Enteric fever is a fever caused by an infection with varieties of bacteria called salmonella typhi and Salmonella Paratyphi. Enteric fever is also called “typhoid fever” or “paratyphoid fever.” The fever usually happens along with belly pain and chills.
The infection that causes enteric fever spreads when people eat or drink things that have the bacteria in them. The bacteria can get into foods and drinks in numerous ways:
- People who are infected can spread their germs to the food they cook if they do not wash their hands before they touch the food.
- Bacteria can get into the water system through the bowel movements of infected people. Then, if the water is not treated properly and is used in cooking or cleaning, it can spread the infection.
The symptoms include:
- Belly pain
- “Rose spots” – Faint, salmon-colored spots on the belly and trunk
Yes. If you’ve got symptoms of enteric fever, see your Gastroenterologist.
Yes. To find out if you’re infected by the bacteria that cause enteric fever, your Gastroenterologist can order a “culture” test on your blood. He or she may additionally order a culture test on a sample of one of these things:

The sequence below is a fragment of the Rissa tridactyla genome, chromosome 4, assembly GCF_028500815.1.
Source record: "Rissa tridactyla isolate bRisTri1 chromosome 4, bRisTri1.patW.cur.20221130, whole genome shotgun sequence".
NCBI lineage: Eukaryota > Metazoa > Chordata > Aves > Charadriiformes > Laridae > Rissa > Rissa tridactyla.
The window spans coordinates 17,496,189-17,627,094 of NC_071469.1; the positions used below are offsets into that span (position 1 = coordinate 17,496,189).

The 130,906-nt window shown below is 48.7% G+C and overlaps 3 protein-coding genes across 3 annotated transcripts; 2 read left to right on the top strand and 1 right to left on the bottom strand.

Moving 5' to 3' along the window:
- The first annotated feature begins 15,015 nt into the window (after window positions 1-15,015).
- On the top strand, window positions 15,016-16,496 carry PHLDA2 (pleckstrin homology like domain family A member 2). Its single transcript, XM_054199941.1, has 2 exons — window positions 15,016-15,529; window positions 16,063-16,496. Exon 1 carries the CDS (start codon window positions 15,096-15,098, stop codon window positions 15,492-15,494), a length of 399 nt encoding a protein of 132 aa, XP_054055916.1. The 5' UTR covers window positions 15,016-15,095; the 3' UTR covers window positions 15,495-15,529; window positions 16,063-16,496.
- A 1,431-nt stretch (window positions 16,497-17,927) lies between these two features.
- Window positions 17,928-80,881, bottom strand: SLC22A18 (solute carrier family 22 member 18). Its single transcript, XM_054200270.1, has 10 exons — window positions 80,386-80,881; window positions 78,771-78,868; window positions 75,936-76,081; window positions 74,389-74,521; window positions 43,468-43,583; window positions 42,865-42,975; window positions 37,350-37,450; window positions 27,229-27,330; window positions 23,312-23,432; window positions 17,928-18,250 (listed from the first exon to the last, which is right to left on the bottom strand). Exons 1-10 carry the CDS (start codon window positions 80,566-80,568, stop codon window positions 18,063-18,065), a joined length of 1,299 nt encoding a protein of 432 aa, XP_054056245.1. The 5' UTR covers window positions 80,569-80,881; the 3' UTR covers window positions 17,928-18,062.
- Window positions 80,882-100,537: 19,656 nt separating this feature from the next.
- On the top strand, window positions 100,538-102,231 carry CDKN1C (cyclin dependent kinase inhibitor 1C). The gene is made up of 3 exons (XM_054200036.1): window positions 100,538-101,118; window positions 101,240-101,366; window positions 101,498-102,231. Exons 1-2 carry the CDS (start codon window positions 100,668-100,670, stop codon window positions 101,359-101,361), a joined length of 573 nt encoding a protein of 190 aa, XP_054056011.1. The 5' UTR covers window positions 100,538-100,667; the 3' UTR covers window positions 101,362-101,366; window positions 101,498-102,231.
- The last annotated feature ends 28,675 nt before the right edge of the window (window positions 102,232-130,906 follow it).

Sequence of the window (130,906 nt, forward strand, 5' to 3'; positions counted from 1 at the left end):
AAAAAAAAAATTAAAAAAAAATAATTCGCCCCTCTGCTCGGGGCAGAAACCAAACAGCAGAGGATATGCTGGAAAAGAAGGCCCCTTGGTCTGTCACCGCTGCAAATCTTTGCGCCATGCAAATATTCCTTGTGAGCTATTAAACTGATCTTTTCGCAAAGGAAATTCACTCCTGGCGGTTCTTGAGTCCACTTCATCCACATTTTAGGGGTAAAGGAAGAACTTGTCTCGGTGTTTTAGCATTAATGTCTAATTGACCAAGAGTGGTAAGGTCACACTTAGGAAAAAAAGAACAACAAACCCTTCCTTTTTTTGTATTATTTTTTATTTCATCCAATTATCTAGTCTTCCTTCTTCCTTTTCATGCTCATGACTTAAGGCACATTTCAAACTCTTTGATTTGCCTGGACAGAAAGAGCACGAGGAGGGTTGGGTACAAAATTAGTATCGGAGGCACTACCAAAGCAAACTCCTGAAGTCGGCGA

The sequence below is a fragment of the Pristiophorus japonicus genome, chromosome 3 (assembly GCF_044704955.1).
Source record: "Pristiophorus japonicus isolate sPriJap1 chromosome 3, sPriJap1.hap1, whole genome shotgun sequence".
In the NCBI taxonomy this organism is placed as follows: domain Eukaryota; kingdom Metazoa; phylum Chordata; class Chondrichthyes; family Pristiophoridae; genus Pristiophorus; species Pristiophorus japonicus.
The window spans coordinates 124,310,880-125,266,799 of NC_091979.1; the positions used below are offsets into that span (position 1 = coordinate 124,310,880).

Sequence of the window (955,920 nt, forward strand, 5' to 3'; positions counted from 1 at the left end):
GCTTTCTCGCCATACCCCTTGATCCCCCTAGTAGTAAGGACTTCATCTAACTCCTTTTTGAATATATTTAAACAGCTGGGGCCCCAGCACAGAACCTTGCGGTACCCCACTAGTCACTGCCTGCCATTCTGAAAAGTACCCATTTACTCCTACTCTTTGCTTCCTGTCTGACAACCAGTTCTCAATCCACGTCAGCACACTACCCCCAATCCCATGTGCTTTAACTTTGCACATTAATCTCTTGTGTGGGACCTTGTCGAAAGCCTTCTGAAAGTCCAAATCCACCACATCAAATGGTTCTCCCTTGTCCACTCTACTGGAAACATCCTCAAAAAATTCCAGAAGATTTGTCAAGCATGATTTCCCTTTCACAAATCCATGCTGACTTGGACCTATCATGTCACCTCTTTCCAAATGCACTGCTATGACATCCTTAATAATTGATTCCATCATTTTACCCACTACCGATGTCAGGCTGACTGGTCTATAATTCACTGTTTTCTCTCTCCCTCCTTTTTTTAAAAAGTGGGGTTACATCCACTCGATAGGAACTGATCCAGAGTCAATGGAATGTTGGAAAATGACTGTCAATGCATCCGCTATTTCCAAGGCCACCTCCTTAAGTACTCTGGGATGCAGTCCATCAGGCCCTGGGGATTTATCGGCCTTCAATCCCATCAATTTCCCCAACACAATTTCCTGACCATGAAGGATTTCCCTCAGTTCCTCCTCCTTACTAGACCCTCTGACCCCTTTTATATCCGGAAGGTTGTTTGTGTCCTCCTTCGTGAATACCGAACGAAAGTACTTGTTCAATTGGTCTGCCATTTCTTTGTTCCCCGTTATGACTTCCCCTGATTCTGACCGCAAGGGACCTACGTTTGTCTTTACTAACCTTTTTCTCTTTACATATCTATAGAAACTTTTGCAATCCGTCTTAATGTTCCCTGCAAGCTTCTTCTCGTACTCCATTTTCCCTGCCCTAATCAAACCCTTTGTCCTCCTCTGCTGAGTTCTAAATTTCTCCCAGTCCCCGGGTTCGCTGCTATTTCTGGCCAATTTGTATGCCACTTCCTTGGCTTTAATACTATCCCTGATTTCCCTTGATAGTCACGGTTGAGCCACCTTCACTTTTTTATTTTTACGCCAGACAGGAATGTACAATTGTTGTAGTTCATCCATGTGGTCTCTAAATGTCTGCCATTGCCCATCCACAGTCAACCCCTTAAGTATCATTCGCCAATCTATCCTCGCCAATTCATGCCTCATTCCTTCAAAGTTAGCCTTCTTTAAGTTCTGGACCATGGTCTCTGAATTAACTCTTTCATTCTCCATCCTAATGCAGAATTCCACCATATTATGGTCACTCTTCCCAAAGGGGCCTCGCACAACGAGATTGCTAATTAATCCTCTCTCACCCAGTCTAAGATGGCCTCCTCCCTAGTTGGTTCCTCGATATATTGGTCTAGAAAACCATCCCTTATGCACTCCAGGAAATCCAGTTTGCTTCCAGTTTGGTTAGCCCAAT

- Bowel movement
- Skin from one of the rose spots
These tests don’t always show of course if you’ve got enteric fever. Even if they are negative, your Gastroenterologist might still attempt to treat you for enteric fever based on your symptoms and what a part of the world you have been to.
Treatment involves taking antibiotic pills for up to 2 weeks. People with severe illness might need to get antibiotics through an IV (a thin tube that goes into a vein). If you’re put on antibiotics to treat enteric fever, it is important that you simply continue the medicines for as long as your Gastroenterologist recommends. Otherwise the infection could come back.